28 July 2008

A few failures in Middle Eastern cuisine

The weather has been, if not swelteringly hot, at least somewhat hot and humid here. This is unfortunate, as the time when the most fresh produce is available at the Farmer's Market as well as in the grocery store is also the time when I can't bring myself to turn heating appliances on. My window air unit is in the bedroom, which shares a wall with the kitchen, so essentially the cold air would have to do a U-turn to make it in there, and I'm not willing to blast it to the level required to achieve that effect. This means that the beautiful fruit pie recipes that have been appearing on my Google Reader so often are out of my reach until a couple of years from now when I can afford central air (or fruit in the off season).

What I have been trying to do is find unique recipes for cold, cook-free food. No, quinoa salad that involves cooking the quinoa for forty minutes first doesn't count. These two recipes have been loitering around in my recipe file for a while, and neither was super satisfying. Still, I think Middle Eastern recipes have a lot going for them when it comes to interesting summer foods, so I may try some more. The first actually was pretty tasty - just not quite what I was expecting. Claudia Roden translates cacik as "yoghurt and cucumber salad," which had me picturing a pile of cucumbers with a bit of yoghurt. Really it's the other way around. I think strained yoghurt would be an improvement, and I would still up the cucumber to yoghurt ratio. The other is eggplant caviar, which I don't have a source for, but I'm pretty sure it's one of my Daddy's healthy cookbooks. It was pretty much a failure. I did find it very weird that it called for two tablespoons of salt and a tablespoon of pepper. I used about half a tablespoon each salt and pepper, and it was still far too salty and peppery. I've included the recipe below, because I think would make a tasty spread with far less salt and pepper. It also could have been that my eggplant wasn't big enough.

adapted from Claudia Roden

3 medium cucumbers
2-1/2 cups plain yoghurt
2 garlic cloves, crushed
2 dill sprigs, finely chopped
plenty of salt
white pepper to taste

Peel and dice the cucumber and let sit in a colander, sprinkled with lots of salt, for an hour to drain. Combine all the other ingredients and then rinse and add the cucumber.

Eggplant Caviar

1 large eggplant
1/3 cup sweet onion, chopped
3 T olive oil
2 T chopped fresh dill
salt and pepper to taste

Preheat oven broiler (or in the summertime, use a toaster oven!) Wash the eggplant and pierce several times with a fork. Broil 8-10 minutes on each side (it should be soft and wrinkly). Remove from oven, slice in half, and scoop out into a bowl. The easiest way to do this while it's hot is to hold the skin with a potholder and make slices in a grid with a sharp knife almost down to the skin, then scrape out with a fork. Mix in the remaining ingredients and serve hot or cold with bread, pita, or on its own.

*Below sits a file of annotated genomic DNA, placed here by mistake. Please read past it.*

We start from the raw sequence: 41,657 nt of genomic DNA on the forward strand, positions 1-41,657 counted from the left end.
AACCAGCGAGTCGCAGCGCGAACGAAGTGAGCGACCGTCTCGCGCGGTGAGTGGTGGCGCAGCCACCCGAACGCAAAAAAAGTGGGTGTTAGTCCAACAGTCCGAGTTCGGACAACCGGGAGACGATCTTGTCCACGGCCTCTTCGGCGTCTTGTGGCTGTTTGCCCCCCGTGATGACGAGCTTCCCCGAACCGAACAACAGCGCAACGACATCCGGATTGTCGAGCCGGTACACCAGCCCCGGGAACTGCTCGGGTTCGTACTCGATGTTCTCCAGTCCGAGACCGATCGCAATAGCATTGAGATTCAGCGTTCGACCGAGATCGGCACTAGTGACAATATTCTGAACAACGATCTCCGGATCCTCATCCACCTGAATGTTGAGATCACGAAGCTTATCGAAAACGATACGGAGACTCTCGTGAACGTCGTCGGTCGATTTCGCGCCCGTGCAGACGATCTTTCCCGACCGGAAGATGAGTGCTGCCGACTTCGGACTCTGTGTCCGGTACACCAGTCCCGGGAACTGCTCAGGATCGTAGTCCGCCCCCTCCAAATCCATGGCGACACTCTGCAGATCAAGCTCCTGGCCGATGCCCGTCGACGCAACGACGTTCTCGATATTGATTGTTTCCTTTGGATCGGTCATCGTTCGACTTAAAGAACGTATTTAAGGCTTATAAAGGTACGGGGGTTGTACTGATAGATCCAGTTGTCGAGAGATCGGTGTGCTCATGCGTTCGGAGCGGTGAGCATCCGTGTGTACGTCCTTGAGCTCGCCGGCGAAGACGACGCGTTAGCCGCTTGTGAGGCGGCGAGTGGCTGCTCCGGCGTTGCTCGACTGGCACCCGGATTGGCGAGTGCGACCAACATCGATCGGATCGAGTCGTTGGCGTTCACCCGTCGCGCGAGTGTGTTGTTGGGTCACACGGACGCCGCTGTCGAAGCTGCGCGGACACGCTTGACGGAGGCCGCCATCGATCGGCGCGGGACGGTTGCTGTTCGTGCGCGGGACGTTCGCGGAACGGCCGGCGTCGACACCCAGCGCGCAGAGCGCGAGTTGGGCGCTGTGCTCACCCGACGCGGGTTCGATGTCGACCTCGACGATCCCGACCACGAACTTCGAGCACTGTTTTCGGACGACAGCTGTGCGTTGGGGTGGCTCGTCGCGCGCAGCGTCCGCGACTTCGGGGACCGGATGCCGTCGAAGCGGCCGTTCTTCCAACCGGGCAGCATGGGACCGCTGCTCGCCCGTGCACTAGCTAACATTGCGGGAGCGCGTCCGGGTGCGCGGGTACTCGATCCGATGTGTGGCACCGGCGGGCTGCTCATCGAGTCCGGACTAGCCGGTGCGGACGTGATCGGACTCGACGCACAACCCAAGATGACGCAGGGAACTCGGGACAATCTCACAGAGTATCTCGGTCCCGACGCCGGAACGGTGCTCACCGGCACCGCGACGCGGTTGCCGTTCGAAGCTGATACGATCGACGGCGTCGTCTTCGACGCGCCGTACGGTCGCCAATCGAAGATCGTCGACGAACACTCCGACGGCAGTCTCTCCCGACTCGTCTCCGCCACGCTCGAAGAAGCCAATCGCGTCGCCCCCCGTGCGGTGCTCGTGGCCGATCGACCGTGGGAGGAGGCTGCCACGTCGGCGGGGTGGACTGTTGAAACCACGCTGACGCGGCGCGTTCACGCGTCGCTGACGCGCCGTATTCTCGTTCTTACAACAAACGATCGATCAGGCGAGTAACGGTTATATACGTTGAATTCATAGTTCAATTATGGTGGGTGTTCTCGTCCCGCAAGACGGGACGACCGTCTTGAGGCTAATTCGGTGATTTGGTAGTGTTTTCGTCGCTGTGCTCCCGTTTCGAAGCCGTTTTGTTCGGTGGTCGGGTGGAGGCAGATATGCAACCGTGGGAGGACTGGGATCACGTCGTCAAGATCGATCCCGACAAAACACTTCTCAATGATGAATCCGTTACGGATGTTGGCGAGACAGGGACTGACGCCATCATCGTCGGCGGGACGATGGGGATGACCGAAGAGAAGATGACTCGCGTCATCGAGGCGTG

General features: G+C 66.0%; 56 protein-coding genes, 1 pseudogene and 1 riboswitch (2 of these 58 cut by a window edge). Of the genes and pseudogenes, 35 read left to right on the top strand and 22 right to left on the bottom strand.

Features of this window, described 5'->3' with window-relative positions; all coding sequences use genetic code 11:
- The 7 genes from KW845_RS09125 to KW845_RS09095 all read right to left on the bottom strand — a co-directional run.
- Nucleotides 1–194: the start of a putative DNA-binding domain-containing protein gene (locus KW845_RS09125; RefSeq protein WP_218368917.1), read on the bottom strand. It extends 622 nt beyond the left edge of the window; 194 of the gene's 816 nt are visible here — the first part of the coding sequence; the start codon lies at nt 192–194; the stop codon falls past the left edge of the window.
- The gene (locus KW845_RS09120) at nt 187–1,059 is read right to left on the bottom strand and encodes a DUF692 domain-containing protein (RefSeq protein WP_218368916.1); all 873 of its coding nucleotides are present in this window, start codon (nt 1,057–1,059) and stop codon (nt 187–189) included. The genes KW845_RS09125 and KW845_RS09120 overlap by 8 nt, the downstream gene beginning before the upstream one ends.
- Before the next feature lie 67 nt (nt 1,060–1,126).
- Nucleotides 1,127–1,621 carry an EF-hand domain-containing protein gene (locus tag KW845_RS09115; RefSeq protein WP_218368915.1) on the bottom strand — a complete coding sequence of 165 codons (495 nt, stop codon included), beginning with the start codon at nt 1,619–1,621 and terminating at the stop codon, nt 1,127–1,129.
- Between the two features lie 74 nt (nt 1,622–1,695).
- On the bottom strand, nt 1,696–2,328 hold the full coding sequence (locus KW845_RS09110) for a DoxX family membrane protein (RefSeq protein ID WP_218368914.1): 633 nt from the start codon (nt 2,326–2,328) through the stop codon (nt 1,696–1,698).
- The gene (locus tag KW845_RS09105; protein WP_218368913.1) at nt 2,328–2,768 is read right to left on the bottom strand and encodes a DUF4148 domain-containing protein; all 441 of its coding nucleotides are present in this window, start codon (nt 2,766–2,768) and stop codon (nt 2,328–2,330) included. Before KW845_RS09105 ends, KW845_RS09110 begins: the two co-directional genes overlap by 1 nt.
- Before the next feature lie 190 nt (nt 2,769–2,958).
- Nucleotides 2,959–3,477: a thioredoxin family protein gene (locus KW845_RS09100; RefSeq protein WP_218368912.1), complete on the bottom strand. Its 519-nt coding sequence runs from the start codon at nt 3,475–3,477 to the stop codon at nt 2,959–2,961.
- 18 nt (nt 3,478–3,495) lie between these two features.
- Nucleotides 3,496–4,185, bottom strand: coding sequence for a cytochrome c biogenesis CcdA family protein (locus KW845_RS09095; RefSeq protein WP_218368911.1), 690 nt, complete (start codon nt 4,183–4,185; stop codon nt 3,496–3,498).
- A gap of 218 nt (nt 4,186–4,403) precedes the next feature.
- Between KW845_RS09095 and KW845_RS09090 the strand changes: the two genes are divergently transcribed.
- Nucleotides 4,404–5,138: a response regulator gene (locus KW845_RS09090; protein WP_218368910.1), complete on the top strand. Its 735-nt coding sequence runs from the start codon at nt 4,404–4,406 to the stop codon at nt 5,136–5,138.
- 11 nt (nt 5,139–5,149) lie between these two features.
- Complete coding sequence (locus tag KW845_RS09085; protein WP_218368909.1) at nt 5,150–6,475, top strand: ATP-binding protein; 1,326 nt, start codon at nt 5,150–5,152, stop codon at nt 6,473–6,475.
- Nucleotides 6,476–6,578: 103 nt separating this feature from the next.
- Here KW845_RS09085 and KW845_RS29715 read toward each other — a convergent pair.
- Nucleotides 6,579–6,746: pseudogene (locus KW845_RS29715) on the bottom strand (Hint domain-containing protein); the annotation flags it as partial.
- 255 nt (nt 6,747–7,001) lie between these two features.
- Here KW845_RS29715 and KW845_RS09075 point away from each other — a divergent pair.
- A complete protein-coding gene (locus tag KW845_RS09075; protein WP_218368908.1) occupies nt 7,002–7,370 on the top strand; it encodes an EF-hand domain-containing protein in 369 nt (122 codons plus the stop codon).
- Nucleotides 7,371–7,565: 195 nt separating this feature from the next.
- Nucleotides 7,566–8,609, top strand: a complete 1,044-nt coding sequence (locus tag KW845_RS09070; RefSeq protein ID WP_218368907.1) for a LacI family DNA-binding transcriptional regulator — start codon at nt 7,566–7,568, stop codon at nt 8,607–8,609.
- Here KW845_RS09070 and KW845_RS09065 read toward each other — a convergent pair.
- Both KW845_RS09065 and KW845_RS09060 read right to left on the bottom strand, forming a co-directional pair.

LisaRene said...

I have an idea for you. No need to wait for a cool day to bake a pie, instead consider a variation on an "English Summer Pudding". I (kinda) made one on my blog, check out the link below.

Basically, you prep the fresh fruit as you would for a pie but instead of mixing it with sugar and lemon and baking it in a crust, you mix the fruit with sugar and lemon and simmer it in a pot!

For a traditional English Summer Pudding you pour the stewed fruit into a mold lined with day old bread (I know, sounds kind of unappealing) and then top the stewed fruit with more day old bread, place a weight on top of it (to compress it) and refrigerate it over night. The next day you un-mold it and eat! It must be good as a whole country enjoys it.

The day old bread part didn't appeal to me so for my version I used leftover frozen and thawed scones that I crumbled and pressed into the bottom and sides of a small bowl (as you would a graham cracker crust) then added my stewed berries and topped it with more crumbled scones. The result was very nice! I bet it would be great in a graham cracker crust or you could use crumbled cookies or maybe even crumbled cake, I don't see why not? Topping it with granola would be a good idea as well.

Might be something you would enjoy experimenting with. Also, you can make any amount you wish, even a single serving Summer Pudding.


LisaRene said...

Woops, the link got cut off. I'll try again.


If it breaks again, you can find it on my blog under "Categories" then under "Dessert".

Michelle said...

You're right, don't cook quinoa in this heat. Sprout it! http://doesabodygood.blogspot.com/2008/04/with-silver-bells-and-cockle-shells.html

Carver said...

Those recipes sound good. I won't complain about the heat and humidity since I have central air. I wish you did or at least had a unit one in your kitchen. Love, Mom